Mrs May’s promise on workers’ rights will not survive Brexit
As the UK’s marriage to the EU has reached the decree nisi stage, this article includes updates on the workers’ rights article from Adam Lambert, employment, Partner at Kingsley Napley LLP, which features in issue 151 of theHRDIRECTOR.
We have been told The Great Repeal Bill will preserve the existing legal position with EU-derived laws. And Mrs May has promised specifically that workers’ rights are to be preserved. However, given one of the aims of Brexit is for our Parliament to have the power to amend or repeal our own laws in future and given the UK courts predilection to interpret laws differently to the EU, will that promise have lasting effect? No is my view. I don’t say this out of a lack of trust for our Prime Minister, or because walking hand in hand with the USA will inevitably move us towards a hire and fire employment-at-will labour market.
However, the evidence for the sea change ahead is already there in the fine print. The Brexit White Paper published in early February warned that employment law will adapt to a “changing labour market” and “new economic model”. That hardly instils confidence in a forever promise. And if that hint was not enough, there is further ground for doubt. Possibly the biggest impact on workers’ rights will come from this significant sentence in the same White Paper: “We will bring an end to the jurisdiction of the CJEU [European Court of Justice] in the UK.”
The impact of the CJEU in the employment field has been, and continues to be, enormous. By way of an example, there are tens if not hundreds of thousands of cases on hold in our employment tribunal system because the CJEU ruled on how holiday pay should be calculated, changing many years of accepted practice in the UK .The chronology tends to be as follows: the EU passes a law; the UK implements it; the UK courts follow the UK law; the CJEU then interprets the EU law in a way that had not been anticipated by the UK Parliament or courts; the UK courts then have to change their interpretation, including rewriting the legislation, in order to interpret the CJEU decision. And because it is interpreting laws already in place, it has retrospective effect. A second and shorter White Paper, published the day after notice was given under Article 50, gives more clarity to the plans for ending the jurisdiction of the CJEU. The intention is for CJEU decisions which are before Brexit will have an equivalent status to the UK Supreme Court, so will remain binding on UK courts unless the law is changed by Parliament.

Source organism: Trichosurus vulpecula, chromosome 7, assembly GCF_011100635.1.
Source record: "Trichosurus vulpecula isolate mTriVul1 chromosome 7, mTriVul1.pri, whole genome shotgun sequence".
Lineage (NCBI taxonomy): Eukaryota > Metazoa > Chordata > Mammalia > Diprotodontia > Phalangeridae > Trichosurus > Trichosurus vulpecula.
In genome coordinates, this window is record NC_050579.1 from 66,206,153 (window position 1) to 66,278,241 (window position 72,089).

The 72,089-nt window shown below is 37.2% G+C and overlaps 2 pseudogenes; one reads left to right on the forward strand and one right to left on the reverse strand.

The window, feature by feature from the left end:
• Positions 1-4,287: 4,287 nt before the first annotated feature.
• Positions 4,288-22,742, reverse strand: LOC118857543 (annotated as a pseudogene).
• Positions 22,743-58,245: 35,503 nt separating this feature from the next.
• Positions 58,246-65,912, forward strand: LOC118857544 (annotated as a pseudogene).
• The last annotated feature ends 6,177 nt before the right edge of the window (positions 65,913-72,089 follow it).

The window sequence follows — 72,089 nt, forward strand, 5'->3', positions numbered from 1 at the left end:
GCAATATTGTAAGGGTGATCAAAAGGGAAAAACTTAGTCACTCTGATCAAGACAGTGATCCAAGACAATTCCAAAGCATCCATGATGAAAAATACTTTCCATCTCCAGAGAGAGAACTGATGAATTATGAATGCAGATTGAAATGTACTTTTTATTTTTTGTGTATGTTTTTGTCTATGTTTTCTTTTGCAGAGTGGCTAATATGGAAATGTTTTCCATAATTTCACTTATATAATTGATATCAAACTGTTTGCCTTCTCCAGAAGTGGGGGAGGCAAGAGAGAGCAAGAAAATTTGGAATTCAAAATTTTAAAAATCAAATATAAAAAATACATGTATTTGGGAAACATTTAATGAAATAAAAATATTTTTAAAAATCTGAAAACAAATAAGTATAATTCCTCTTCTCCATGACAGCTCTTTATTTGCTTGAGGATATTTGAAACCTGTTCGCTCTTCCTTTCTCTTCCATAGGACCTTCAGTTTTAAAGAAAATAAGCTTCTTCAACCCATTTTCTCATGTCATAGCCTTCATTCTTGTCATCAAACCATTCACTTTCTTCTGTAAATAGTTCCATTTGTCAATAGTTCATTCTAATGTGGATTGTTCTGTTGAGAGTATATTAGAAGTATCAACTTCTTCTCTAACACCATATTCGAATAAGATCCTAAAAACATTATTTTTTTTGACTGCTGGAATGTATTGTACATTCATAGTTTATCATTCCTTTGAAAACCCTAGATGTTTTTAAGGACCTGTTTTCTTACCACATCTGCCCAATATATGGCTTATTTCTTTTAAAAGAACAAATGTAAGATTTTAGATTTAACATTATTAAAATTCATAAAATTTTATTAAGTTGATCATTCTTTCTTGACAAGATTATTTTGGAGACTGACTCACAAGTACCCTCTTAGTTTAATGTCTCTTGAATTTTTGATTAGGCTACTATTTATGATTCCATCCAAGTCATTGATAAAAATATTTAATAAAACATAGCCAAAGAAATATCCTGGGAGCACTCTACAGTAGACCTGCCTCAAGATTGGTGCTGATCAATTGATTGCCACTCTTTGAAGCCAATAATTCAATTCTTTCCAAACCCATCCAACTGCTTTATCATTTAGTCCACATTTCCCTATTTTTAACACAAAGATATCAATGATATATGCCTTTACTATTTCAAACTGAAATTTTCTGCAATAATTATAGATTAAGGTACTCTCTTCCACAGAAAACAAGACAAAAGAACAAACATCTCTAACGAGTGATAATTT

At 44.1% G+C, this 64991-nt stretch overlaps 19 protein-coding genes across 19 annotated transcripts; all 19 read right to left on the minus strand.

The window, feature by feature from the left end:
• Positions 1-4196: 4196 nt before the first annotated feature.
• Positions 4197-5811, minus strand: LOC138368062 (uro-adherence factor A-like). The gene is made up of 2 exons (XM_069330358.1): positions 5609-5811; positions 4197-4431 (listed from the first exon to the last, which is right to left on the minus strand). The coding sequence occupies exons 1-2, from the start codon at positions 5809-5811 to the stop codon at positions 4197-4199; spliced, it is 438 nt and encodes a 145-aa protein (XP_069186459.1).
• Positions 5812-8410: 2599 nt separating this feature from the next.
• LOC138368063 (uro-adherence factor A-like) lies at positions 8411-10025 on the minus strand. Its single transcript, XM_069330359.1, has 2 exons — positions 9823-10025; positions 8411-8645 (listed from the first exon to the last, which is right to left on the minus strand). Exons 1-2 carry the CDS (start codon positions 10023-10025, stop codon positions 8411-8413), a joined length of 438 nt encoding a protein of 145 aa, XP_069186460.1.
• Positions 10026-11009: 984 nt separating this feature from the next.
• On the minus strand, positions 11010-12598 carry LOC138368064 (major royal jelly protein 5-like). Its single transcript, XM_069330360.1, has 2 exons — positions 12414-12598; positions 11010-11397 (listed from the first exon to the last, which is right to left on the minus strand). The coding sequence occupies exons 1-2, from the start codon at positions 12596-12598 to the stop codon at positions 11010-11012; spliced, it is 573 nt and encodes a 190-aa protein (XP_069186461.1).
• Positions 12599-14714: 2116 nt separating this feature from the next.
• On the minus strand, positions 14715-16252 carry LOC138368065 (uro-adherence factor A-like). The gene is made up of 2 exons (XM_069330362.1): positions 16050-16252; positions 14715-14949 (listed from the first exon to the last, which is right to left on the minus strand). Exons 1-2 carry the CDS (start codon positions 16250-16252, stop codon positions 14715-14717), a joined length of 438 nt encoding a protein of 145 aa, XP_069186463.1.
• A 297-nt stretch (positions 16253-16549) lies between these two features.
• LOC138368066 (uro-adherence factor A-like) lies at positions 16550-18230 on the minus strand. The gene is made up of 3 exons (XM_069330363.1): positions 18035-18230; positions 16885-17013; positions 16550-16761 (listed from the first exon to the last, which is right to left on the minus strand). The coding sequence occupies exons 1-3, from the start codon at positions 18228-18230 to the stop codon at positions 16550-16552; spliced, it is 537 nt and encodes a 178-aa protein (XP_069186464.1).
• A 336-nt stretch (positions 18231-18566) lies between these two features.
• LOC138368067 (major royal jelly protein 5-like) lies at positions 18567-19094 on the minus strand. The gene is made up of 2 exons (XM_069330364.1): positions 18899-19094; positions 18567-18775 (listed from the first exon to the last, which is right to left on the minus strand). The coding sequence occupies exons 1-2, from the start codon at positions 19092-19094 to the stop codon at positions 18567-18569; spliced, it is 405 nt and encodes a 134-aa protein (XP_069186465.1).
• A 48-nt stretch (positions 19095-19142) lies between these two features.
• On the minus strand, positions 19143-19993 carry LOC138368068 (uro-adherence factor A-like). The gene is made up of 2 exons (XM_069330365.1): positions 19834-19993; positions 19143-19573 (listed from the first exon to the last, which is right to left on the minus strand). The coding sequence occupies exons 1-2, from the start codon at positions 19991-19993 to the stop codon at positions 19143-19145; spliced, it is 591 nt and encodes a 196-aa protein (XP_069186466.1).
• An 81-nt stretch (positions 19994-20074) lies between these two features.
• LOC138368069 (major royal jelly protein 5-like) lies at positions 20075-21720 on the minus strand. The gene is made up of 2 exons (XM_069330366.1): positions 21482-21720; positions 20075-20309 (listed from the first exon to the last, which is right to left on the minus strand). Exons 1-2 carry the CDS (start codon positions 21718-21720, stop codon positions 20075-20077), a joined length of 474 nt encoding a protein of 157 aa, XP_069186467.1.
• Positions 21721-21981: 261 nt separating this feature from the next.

But that does mean that UK workers will not have the benefit of post-Brexit CJEU decisions. Almost without exception, the CJEU interpretation has been more worker-friendly than that of the UK courts. The CJEU has been an advocate, enforcer and author of growing EU social policy. Take away the jurisdiction of the CJEU and it is inevitable UK workers’ rights will fall behind EU workers’ rights without the Government actually having to do a thing. Mrs May’s promise will not hold on that basis. Yes we still have two years to go – possibly more. After the earlier White Paper was published, the EU Parliament’s chief negotiator said that transitional arrangements for Brexit will delay the UK ceasing to be bound by the CJEU until much later than 2019. A recurring theme in comments from EU officials is that the UK will not be dictating the terms of its post-Brexit world if it was a favourable trade deal.
My prediction remains that from Brexit UK businesses will begin to see the pendulum swinging back in their favour when it comes to workers’ rights, whatever the current political rhetoric. And that means that concerns about Brexit being aired by British workers and unions may turn out to be justified.